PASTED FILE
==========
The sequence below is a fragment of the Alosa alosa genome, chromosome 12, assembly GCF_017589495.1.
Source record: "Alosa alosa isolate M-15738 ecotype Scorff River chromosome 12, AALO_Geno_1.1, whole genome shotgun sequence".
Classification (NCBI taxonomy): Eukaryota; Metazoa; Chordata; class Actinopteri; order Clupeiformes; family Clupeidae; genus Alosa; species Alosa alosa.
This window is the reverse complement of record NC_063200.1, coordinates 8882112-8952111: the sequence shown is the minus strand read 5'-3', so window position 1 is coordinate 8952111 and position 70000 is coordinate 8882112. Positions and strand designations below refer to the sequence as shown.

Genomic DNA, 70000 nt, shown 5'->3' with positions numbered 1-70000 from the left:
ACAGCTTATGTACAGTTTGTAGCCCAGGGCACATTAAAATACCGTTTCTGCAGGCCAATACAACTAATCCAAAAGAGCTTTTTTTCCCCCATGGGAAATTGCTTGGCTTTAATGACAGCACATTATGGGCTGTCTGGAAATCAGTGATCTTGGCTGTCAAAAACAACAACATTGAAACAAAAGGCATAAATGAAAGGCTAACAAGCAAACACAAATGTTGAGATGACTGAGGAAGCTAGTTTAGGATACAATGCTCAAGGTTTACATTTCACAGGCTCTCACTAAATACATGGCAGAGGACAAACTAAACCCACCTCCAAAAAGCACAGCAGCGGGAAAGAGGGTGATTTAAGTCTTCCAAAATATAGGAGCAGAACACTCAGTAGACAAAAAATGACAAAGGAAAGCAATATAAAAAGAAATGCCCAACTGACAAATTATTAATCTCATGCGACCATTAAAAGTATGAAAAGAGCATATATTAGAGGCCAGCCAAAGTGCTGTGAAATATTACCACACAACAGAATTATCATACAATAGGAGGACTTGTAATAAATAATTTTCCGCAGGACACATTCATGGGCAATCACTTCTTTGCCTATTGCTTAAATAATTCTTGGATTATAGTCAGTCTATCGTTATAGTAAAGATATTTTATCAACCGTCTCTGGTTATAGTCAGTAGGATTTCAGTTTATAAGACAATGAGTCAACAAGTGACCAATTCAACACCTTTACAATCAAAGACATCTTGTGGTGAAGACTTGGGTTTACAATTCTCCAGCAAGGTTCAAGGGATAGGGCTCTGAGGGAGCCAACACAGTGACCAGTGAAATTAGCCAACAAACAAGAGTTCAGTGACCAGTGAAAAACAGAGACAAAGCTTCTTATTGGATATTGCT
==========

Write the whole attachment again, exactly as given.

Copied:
The sequence below is a fragment of the Alosa alosa genome, chromosome 12, assembly GCF_017589495.1.
Source record: "Alosa alosa isolate M-15738 ecotype Scorff River chromosome 12, AALO_Geno_1.1, whole genome shotgun sequence".
Classification (NCBI taxonomy): Eukaryota; Metazoa; Chordata; class Actinopteri; order Clupeiformes; family Clupeidae; genus Alosa; species Alosa alosa.
This window is the reverse complement of record NC_063200.1, coordinates 8882112-8952111: the sequence shown is the minus strand read 5'-3', so window position 1 is coordinate 8952111 and position 70000 is coordinate 8882112. Positions and strand designations below refer to the sequence as shown.

Genomic DNA, 70000 nt, shown 5'->3' with positions numbered 1-70000 from the left:
ACAGCTTATGTACAGTTTGTAGCCCAGGGCACATTAAAATACCGTTTCTGCAGGCCAATACAACTAATCCAAAAGAGCTTTTTTTCCCCCATGGGAAATTGCTTGGCTTTAATGACAGCACATTATGGGCTGTCTGGAAATCAGTGATCTTGGCTGTCAAAAACAACAACATTGAAACAAAAGGCATAAATGAAAGGCTAACAAGCAAACACAAATGTTGAGATGACTGAGGAAGCTAGTTTAGGATACAATGCTCAAGGTTTACATTTCACAGGCTCTCACTAAATACATGGCAGAGGACAAACTAAACCCACCTCCAAAAAGCACAGCAGCGGGAAAGAGGGTGATTTAAGTCTTCCAAAATATAGGAGCAGAACACTCAGTAGACAAAAAATGACAAAGGAAAGCAATATAAAAAGAAATGCCCAACTGACAAATTATTAATCTCATGCGACCATTAAAAGTATGAAAAGAGCATATATTAGAGGCCAGCCAAAGTGCTGTGAAATATTACCACACAACAGAATTATCATACAATAGGAGGACTTGTAATAAATAATTTTCCGCAGGACACATTCATGGGCAATCACTTCTTTGCCTATTGCTTAAATAATTCTTGGATTATAGTCAGTCTATCGTTATAGTAAAGATATTTTATCAACCGTCTCTGGTTATAGTCAGTAGGATTTCAGTTTATAAGACAATGAGTCAACAAGTGACCAATTCAACACCTTTACAATCAAAGACATCTTGTGGTGAAGACTTGGGTTTACAATTCTCCAGCAAGGTTCAAGGGATAGGGCTCTGAGGGAGCCAACACAGTGACCAGTGAAATTAGCCAACAAACAAGAGTTCAGTGACCAGTGAAAAACAGAGACAAAGCTTCTTATTGGATATTGCT